Estonia’s Geology Holds Promise for Nuclear Waste Disposal

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“As Estonia considers the role that advanced nuclear power generation can play in delivering a low-carbon future for the country, citizens and policymakers can feel confident there is a safe and affordable way to dispose of the resulting spent nuclear fuel,” says Chris Parker, Deep Isolation

A new Deep Isolation study commissioned by advanced reactor deployment company Fermi Energia discusses the potential suitability of areas in Estonia considered for siting a deep horizontal borehole repository for nuclear waste. This preliminary study found no fundamental geologic limitations to disposing of nuclear waste in deep horizontal boreholes and that a wide range of locations could be demonstrated to comply with IAEA Safety Regulations for geologic disposal.

The study is a qualitative geological assessment of Estonia’s crystalline basement rock that evaluates geological conditions and potential risk factors for Estonia’s 15 counties, screening their potential for hosting a deep borehole repository. Such a repository would isolate radioactive elements from the Earth’s surface for 1.3 million years. At that point, any elements that might reach the surface would be three orders of magnitude below levels deemed safe and allowable by international safety standards.

With Estonia aiming to reduce carbon emissions by 70 percent by 2030, advanced nuclear power generation from small modular reactors (SMRs) could contribute to Estonia’s carbon-neutral future. Yet the unresolved issue of how to permanently dispose of spent nuclear fuel is a major obstacle to deploying nuclear energy worldwide.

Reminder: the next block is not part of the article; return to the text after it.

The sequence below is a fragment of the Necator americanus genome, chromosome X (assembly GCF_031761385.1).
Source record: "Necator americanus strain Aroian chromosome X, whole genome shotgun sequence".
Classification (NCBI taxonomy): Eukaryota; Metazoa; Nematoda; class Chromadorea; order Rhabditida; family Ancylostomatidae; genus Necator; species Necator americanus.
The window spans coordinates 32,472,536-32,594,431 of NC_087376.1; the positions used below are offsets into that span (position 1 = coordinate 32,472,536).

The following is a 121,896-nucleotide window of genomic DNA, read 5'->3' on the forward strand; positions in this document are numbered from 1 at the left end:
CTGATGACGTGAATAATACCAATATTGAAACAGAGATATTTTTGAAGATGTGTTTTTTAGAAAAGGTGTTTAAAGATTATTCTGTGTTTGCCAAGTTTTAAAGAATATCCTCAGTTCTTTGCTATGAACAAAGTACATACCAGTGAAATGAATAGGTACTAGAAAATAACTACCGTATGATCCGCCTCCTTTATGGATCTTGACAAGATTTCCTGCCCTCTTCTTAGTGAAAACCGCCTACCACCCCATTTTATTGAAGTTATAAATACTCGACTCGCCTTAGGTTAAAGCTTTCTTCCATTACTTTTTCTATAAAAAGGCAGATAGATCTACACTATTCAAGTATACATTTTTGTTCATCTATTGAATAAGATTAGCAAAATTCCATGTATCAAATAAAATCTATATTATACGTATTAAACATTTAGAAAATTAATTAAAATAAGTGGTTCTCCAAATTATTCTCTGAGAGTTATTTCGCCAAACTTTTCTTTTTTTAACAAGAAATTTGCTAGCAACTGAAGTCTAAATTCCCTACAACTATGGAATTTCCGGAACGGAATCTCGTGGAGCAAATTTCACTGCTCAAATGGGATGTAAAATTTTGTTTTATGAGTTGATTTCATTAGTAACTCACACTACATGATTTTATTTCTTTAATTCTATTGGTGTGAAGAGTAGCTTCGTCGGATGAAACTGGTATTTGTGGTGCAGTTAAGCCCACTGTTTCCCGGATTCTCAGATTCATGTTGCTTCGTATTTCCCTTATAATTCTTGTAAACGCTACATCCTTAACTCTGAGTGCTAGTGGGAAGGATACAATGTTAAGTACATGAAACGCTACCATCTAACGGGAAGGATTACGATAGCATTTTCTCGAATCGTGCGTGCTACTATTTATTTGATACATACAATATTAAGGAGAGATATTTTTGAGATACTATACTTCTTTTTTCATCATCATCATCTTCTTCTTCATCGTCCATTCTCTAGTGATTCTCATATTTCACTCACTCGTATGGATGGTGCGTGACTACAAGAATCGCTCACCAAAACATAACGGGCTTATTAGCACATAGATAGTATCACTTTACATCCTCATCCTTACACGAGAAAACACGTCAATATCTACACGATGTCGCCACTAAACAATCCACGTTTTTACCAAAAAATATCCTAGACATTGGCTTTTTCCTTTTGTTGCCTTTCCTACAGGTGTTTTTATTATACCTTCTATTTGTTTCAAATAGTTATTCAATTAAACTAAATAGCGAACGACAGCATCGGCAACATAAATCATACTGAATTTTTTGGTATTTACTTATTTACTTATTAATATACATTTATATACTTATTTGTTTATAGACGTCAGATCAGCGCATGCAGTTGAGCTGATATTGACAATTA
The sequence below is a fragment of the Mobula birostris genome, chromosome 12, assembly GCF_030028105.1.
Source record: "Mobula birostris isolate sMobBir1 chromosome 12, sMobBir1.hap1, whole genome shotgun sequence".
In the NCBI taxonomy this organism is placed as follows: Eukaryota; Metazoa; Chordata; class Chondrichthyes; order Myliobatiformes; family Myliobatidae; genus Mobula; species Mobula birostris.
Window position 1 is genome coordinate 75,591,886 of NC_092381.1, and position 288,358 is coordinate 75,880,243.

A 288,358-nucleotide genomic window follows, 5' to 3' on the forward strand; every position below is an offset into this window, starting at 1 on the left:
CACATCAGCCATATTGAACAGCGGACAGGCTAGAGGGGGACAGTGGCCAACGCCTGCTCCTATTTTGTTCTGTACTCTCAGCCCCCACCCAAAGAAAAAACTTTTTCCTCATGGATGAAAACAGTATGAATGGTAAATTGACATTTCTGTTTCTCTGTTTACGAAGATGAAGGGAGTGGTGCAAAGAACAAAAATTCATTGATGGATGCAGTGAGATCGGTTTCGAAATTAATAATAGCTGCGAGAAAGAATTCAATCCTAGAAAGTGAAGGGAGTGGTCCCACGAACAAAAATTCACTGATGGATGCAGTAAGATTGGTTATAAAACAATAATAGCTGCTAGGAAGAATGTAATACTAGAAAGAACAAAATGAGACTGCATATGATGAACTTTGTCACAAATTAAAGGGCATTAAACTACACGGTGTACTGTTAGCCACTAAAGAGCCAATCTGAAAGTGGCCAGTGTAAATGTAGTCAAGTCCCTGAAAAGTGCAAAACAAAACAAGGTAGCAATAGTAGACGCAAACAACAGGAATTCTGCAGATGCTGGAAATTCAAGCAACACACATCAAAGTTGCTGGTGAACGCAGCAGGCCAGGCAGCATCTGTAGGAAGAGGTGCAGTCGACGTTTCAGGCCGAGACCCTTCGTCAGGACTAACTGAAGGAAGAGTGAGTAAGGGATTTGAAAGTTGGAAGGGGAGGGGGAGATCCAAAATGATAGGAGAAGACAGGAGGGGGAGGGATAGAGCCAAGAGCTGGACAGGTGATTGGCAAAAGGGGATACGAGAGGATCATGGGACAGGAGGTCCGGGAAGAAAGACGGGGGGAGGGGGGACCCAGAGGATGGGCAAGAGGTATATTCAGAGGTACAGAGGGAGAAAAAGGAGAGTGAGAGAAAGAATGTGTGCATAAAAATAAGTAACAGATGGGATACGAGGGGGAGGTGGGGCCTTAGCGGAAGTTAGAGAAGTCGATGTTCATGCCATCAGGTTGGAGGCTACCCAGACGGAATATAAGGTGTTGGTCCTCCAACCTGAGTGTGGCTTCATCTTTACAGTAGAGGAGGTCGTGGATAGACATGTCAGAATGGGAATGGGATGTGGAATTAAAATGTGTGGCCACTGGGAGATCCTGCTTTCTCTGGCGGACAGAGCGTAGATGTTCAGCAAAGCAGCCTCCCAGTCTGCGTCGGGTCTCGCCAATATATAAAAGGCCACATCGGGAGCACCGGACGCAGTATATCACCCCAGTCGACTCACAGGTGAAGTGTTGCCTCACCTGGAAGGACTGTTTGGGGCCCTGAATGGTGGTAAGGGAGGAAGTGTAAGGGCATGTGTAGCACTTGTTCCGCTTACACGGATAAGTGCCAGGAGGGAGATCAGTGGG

“If we are to be successful in our efforts to see Estonia become the first European Union country to deploy an SMR in the 2030s, it is important that we take responsibility now in planning for spent fuel disposal,” said Kalev Kallemets, CEO of Fermi Energia, an emerging company of nuclear and energy professionals founded to deploy SMRs in Estonia. “This Deep Isolation study indicates that a deep borehole disposal repository could meet all prerequisites and be safe and cost-effective as well as easily deployed and scalable.”

There are about 50 small modular reactor designs and concepts being developed globally, according to the International Atomic Energy Agency. Deep Isolation is partnering with the advanced nuclear sector to explore the important role that borehole disposal can play. For example, a recent study published by the Electric Power Research Institute showed that locating a deep borehole repository at the site of a hypothetical advanced reactor in the southeastern United States could be both safe and cost-effective. Fermi Energia is the first European company to contract with Deep Isolation on a preliminary geologic study to manage advanced reactor waste.